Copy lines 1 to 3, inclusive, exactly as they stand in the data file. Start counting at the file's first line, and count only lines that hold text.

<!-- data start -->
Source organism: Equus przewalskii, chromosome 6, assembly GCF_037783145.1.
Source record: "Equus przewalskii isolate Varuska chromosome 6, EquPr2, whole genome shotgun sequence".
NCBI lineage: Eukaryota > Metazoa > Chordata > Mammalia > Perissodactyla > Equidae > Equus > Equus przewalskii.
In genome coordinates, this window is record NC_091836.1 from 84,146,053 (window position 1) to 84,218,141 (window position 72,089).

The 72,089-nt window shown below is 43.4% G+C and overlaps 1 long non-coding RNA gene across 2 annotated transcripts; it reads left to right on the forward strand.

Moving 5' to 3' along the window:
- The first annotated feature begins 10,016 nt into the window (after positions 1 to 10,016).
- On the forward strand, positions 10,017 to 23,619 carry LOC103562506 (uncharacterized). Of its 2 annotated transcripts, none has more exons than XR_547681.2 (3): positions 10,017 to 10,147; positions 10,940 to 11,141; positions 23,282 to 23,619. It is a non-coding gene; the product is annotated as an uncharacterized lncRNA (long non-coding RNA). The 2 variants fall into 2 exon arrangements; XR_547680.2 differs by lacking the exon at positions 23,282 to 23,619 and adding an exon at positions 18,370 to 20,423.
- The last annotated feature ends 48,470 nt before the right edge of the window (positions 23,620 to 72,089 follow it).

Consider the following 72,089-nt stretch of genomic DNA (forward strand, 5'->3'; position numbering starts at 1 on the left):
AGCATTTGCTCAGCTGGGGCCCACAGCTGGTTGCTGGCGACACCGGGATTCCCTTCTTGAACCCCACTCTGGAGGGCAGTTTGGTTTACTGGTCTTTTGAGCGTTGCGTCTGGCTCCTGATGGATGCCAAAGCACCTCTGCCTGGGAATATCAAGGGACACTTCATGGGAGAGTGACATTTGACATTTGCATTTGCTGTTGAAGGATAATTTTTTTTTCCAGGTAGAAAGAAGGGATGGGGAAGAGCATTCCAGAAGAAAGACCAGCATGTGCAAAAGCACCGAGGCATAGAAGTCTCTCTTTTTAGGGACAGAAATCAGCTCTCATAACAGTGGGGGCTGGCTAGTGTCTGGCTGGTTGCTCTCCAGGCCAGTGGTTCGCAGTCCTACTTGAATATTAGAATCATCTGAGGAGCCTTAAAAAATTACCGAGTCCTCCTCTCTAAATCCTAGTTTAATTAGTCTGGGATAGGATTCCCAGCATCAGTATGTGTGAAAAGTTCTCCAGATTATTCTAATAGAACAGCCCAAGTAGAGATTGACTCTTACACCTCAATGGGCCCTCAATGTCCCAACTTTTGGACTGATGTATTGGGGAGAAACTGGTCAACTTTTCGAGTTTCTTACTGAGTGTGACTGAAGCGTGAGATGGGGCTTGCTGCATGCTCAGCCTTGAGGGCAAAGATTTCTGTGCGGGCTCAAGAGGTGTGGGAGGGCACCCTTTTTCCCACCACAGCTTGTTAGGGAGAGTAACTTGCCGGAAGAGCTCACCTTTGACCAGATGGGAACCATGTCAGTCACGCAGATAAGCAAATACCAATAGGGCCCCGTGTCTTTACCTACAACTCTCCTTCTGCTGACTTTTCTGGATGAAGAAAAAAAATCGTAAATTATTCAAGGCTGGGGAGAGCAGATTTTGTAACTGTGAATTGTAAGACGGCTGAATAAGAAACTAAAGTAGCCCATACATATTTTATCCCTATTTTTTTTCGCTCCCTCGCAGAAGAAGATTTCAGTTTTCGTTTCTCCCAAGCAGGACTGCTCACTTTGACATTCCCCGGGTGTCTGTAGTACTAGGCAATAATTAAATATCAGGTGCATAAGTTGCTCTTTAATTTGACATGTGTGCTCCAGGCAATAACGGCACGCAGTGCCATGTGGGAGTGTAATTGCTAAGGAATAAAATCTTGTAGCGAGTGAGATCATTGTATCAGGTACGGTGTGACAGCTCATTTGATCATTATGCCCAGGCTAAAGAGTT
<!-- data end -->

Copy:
Source organism: Equus przewalskii, chromosome 6, assembly GCF_037783145.1.
Source record: "Equus przewalskii isolate Varuska chromosome 6, EquPr2, whole genome shotgun sequence".
NCBI lineage: Eukaryota > Metazoa > Chordata > Mammalia > Perissodactyla > Equidae > Equus > Equus przewalskii.